Dubbed as “The Accidental Activist,” by a New York journalist, Jessica Sharp Akhrass never anticipated the need to author a book. After studying advertising and marketing at The University of Tennessee, Akhrass developed a career in fitness and personal training to employ her love of encouraging and engaging with others. Though educated, happily married, and enjoying a successful career, Akhrass’ life plan screeched to a halt on an early morning in January of 2012. God had a different path for Akhrass, one for which she had no experience, no background, and no degree. But she did have a reason. “Sincerely, Addison’s Sister” tells the story of an ordinary person accomplishing extraordinary things in the midst of indescribable tragedy. Akhrass hopes that her story and work will help others avoid an all-too-common tragedy in today’s American families.
Contact Jessica at email@example.com or on Facebook at A.D.D.I.S.O.N.
Buy the book here: https://www.amazon.com/Sincerely-Addisons-Sister-Jessica-Akhrass/dp/1970037350/ref=tmm_pap_swatch_0?_encoding=UTF8&qid=1584022562&sr=8-1&fbclid=IwAR01EVai0PUODM7mrbQoeIDPklAzi2sHcvF0CSLTl0CAazGjY7apvsf1bRk
Bobby Bones' book was added to our website because of his fight to overcome growing up with parents addicted to drugs and alcohol and out of poverty. We encourage you to read his books. You will be inspired by his story and the concepts and skills that made his success possible
Bobby Bones was born and raised in Arkansas as the result of a teenage pregnancy. His mom had him at 15 years of age and his father was 17 at the time. By the time Bobby was five years old his father left the family and never returned. Bobby lived with his mother and grandmother most of his life. As a result of his mother's continued drug abuse, Bobby was legally adopted by his grandmother, Hazel Hurt.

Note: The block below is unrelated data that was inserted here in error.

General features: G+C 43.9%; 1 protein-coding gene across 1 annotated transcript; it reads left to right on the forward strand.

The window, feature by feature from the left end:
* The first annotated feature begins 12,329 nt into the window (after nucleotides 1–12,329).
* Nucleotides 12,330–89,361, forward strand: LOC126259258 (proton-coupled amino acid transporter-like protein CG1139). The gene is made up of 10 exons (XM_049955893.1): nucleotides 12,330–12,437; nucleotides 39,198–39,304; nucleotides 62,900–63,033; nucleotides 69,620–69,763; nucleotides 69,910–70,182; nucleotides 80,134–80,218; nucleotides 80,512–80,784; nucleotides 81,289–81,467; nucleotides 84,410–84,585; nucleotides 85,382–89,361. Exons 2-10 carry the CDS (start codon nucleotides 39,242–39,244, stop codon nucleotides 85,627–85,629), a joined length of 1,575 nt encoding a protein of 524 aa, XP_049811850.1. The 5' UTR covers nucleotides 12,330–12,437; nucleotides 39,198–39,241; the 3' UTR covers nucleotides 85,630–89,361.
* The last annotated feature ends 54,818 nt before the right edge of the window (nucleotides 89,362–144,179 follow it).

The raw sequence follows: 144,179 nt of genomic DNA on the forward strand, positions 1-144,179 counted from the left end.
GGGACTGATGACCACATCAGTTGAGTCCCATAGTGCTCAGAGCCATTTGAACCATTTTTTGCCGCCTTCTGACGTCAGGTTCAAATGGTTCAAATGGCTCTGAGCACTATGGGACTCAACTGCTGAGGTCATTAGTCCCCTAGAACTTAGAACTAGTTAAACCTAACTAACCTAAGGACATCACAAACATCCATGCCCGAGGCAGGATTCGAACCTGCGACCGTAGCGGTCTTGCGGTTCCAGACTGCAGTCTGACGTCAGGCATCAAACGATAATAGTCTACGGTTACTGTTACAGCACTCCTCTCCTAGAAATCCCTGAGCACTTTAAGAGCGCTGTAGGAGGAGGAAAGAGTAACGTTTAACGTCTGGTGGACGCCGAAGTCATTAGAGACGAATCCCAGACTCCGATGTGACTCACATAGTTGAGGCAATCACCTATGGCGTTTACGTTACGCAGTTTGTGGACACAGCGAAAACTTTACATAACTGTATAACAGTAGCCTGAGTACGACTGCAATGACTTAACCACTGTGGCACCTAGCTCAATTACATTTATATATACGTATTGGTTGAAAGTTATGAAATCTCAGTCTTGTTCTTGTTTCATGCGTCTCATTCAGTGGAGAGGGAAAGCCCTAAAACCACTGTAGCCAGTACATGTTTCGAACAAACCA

However, Bobby was a very good student and made good grades. Bobby became the first in his family to graduate high school. And, he went on to graduate college as well. At 17, he got his first job job in the on campus radio station at Henderson State University where he would graduate with a BA degree.
Bones decided early on that he would never drink or do drugs.
And today his achievements are incredible! His radio show is on over 110 stations across the nation. He also won the 27th season of Dancing with the stars in 2018 and was inducted into the National Radio Hall of Fame during a ceremony on November 2, 2017. At the age of 38 years old, Bobby has a net worth of over $7 million.
#1 New York Times Bestseller
A touching, funny, heart-wrenching, and triumphant memoir from one of the biggest names in radio, the host of The Bobby Bones Show, one of the most listened-to drive time morning radio shows in the nation.